Page 1041

about the actual source of the contributions.6 In Hsia, it also found that the "statements" at issue were literally true, since the check writers were a source (if not the only source) of the contributed funds. In Kanchanalak I, the court found that the allegations were "virtually indistinguishable from the allegations at issue in Hsia and Trie." Kanchanalak I, 31 F. Supp. 2d at 14. Again, the government had failed to allege any conduct that could satisfy the necessary causal elements of a violation under 18 U.S.C. 2(b), 1001. In Kanchanalak I, the district court did not reach the issue of whether there was a basis--statutory or otherwise--for the government to allege false statements at all with respect to soft money.7

On February 3, 1999, in United States v. Kanchanalak, 41 F. Supp. 2d 1 (D.D.C. 1999) ("Kanchanalak II"), the district court dismissed all of the remaining false statement counts as to Ms. Kanchanalak and all but one as to Ms. Kronenberg. Even as to those counts for which the government had sufficiently met its burden of alleging "affirmative conduct," the district court found that there was an additional reason supporting dismissal, namely, the inapplicability of FECA to soft money.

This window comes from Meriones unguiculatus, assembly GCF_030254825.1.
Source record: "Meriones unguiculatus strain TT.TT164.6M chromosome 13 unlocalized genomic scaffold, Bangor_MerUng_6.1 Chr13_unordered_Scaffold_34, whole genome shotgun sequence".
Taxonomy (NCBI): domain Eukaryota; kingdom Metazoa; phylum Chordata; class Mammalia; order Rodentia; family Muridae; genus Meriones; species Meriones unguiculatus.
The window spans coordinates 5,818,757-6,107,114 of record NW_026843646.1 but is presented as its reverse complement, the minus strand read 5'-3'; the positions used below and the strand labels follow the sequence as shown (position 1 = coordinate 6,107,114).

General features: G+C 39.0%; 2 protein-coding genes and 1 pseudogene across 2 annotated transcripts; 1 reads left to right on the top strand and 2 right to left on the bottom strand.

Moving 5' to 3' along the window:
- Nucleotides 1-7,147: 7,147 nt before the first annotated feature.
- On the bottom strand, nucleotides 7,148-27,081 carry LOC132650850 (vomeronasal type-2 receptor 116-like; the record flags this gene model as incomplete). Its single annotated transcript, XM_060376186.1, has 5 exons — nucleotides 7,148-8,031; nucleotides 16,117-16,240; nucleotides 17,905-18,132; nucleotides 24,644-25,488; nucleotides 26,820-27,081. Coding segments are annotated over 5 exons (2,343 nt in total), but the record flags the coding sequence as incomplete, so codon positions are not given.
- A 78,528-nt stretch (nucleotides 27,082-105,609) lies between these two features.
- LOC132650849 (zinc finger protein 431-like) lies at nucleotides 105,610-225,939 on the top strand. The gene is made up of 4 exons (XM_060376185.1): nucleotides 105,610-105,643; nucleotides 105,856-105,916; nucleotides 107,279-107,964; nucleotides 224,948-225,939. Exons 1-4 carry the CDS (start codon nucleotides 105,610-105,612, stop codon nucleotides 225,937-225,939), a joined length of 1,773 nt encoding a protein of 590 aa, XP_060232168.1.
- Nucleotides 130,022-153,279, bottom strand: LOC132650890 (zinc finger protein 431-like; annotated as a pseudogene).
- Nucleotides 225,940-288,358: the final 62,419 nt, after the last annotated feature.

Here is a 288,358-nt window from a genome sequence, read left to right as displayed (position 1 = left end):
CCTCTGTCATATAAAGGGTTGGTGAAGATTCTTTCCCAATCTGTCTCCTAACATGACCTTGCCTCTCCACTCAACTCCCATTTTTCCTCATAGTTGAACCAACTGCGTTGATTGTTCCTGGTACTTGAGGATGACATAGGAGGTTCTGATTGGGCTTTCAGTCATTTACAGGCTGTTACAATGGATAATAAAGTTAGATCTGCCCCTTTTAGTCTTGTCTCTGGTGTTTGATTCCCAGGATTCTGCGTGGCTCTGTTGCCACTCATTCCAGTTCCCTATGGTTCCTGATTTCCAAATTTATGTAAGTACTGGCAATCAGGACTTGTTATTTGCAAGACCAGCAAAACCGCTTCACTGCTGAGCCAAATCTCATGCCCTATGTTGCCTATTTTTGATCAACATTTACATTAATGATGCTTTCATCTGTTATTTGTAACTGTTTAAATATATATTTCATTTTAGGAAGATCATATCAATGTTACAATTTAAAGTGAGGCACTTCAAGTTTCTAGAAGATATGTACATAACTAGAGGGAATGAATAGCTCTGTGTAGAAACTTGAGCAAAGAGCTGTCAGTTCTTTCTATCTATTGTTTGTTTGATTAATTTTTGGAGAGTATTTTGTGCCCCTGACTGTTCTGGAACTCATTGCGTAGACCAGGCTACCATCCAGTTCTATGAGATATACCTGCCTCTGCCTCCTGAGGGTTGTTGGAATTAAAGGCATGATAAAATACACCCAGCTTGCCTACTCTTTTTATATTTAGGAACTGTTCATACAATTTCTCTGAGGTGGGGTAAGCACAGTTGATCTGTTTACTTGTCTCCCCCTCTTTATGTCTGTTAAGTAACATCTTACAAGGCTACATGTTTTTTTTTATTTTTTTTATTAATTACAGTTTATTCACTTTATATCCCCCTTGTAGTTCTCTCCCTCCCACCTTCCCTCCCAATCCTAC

The court found only one provision in FECA that arguably provided a basis for alleging a false statement, namely 441f, which prohibits contributions in another person's name, and that indisputably applied only to hard money.8 In the court's words, "[o]n the thin reed of Section 441f, the government ... has a plausible argument that a report submitted by a political committee to the FEC that lists the identity of a 'conduit' or a person other than the true source of a contribution contains a false statement." Kanchanalak II, 41 F. Supp. 2d at 7 (internal quotations omitted). However, that argument "relied heavily on the definitions and operation of FECA, definitions that apply only to hard money 'contributions' regulated by FECA." Id. Although FECA requires political committees to report their hard money contributions, the court could find no corresponding FECA provision requiring political...